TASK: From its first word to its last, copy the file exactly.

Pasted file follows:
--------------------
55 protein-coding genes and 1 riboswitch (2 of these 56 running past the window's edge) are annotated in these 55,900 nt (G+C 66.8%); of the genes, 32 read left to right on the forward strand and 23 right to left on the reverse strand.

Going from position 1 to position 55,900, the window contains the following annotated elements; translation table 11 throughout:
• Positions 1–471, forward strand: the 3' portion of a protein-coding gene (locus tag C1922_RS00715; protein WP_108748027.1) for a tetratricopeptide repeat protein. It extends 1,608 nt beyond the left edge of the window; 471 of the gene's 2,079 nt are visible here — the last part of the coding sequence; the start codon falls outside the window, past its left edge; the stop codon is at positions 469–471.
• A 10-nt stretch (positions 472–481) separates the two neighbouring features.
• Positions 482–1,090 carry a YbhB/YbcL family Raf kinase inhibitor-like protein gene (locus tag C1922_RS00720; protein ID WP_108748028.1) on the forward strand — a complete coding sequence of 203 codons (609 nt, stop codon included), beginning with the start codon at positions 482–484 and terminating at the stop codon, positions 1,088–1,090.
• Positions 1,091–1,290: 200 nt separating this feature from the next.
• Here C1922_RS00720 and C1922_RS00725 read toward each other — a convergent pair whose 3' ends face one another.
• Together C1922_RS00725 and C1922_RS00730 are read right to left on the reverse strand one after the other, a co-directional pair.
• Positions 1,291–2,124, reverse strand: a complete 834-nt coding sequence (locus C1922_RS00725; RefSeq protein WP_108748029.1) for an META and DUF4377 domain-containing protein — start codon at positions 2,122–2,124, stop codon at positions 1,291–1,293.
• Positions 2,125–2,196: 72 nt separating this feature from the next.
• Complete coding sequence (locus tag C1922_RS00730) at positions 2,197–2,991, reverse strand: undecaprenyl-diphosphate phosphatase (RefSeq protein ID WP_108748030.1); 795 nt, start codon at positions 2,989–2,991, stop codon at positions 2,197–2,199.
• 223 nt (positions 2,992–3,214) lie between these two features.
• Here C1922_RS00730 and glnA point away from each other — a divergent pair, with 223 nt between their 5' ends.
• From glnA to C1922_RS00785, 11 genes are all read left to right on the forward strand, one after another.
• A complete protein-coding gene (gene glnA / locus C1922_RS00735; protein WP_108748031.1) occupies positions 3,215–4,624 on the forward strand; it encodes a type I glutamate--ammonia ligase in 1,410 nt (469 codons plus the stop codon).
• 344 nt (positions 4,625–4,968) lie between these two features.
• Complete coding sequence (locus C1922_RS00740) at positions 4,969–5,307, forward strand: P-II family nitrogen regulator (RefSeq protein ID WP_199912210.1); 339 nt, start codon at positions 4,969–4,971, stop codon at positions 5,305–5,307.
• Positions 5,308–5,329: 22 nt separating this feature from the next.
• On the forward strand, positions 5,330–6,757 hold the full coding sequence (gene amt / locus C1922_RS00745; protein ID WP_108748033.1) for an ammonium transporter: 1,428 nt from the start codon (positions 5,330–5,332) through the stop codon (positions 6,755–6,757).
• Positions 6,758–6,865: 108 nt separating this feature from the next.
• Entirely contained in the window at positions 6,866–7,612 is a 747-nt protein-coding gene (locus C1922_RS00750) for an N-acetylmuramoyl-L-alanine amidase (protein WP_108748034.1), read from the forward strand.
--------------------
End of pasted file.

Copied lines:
55 protein-coding genes and 1 riboswitch (2 of these 56 running past the window's edge) are annotated in these 55,900 nt (G+C 66.8%); of the genes, 32 read left to right on the forward strand and 23 right to left on the reverse strand.

Going from position 1 to position 55,900, the window contains the following annotated elements; translation table 11 throughout:
• Positions 1–471, forward strand: the 3' portion of a protein-coding gene (locus tag C1922_RS00715; protein WP_108748027.1) for a tetratricopeptide repeat protein. It extends 1,608 nt beyond the left edge of the window; 471 of the gene's 2,079 nt are visible here — the last part of the coding sequence; the start codon falls outside the window, past its left edge; the stop codon is at positions 469–471.
• A 10-nt stretch (positions 472–481) separates the two neighbouring features.
• Positions 482–1,090 carry a YbhB/YbcL family Raf kinase inhibitor-like protein gene (locus tag C1922_RS00720; protein ID WP_108748028.1) on the forward strand — a complete coding sequence of 203 codons (609 nt, stop codon included), beginning with the start codon at positions 482–484 and terminating at the stop codon, positions 1,088–1,090.
• Positions 1,091–1,290: 200 nt separating this feature from the next.
• Here C1922_RS00720 and C1922_RS00725 read toward each other — a convergent pair whose 3' ends face one another.
• Together C1922_RS00725 and C1922_RS00730 are read right to left on the reverse strand one after the other, a co-directional pair.
• Positions 1,291–2,124, reverse strand: a complete 834-nt coding sequence (locus C1922_RS00725; RefSeq protein WP_108748029.1) for an META and DUF4377 domain-containing protein — start codon at positions 2,122–2,124, stop codon at positions 1,291–1,293.
• Positions 2,125–2,196: 72 nt separating this feature from the next.
• Complete coding sequence (locus tag C1922_RS00730) at positions 2,197–2,991, reverse strand: undecaprenyl-diphosphate phosphatase (RefSeq protein ID WP_108748030.1); 795 nt, start codon at positions 2,989–2,991, stop codon at positions 2,197–2,199.
• 223 nt (positions 2,992–3,214) lie between these two features.
• Here C1922_RS00730 and glnA point away from each other — a divergent pair, with 223 nt between their 5' ends.
• From glnA to C1922_RS00785, 11 genes are all read left to right on the forward strand, one after another.
• A complete protein-coding gene (gene glnA / locus C1922_RS00735; protein WP_108748031.1) occupies positions 3,215–4,624 on the forward strand; it encodes a type I glutamate--ammonia ligase in 1,410 nt (469 codons plus the stop codon).
• 344 nt (positions 4,625–4,968) lie between these two features.
• Complete coding sequence (locus C1922_RS00740) at positions 4,969–5,307, forward strand: P-II family nitrogen regulator (RefSeq protein ID WP_199912210.1); 339 nt, start codon at positions 4,969–4,971, stop codon at positions 5,305–5,307.
• Positions 5,308–5,329: 22 nt separating this feature from the next.
• On the forward strand, positions 5,330–6,757 hold the full coding sequence (gene amt / locus C1922_RS00745; protein ID WP_108748033.1) for an ammonium transporter: 1,428 nt from the start codon (positions 5,330–5,332) through the stop codon (positions 6,755–6,757).
• Positions 6,758–6,865: 108 nt separating this feature from the next.
• Entirely contained in the window at positions 6,866–7,612 is a 747-nt protein-coding gene (locus C1922_RS00750) for an N-acetylmuramoyl-L-alanine amidase (protein WP_108748034.1), read from the forward strand.